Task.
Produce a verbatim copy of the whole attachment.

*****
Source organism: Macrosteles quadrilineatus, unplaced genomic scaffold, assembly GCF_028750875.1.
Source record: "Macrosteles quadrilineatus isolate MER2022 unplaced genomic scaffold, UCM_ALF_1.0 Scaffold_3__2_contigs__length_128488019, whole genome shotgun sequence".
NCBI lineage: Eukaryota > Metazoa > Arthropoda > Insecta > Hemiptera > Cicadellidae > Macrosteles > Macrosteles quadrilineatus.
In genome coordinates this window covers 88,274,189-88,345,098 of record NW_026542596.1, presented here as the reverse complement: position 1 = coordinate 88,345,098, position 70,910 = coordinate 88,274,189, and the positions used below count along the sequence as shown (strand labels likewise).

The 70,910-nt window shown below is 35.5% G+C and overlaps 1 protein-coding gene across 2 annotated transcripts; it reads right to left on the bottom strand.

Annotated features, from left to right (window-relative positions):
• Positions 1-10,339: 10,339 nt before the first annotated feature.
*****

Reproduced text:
Source organism: Macrosteles quadrilineatus, unplaced genomic scaffold, assembly GCF_028750875.1.
Source record: "Macrosteles quadrilineatus isolate MER2022 unplaced genomic scaffold, UCM_ALF_1.0 Scaffold_3__2_contigs__length_128488019, whole genome shotgun sequence".
NCBI lineage: Eukaryota > Metazoa > Arthropoda > Insecta > Hemiptera > Cicadellidae > Macrosteles > Macrosteles quadrilineatus.
In genome coordinates this window covers 88,274,189-88,345,098 of record NW_026542596.1, presented here as the reverse complement: position 1 = coordinate 88,345,098, position 70,910 = coordinate 88,274,189, and the positions used below count along the sequence as shown (strand labels likewise).

The 70,910-nt window shown below is 35.5% G+C and overlaps 1 protein-coding gene across 2 annotated transcripts; it reads right to left on the bottom strand.

Annotated features, from left to right (window-relative positions):
• Positions 1-10,339: 10,339 nt before the first annotated feature.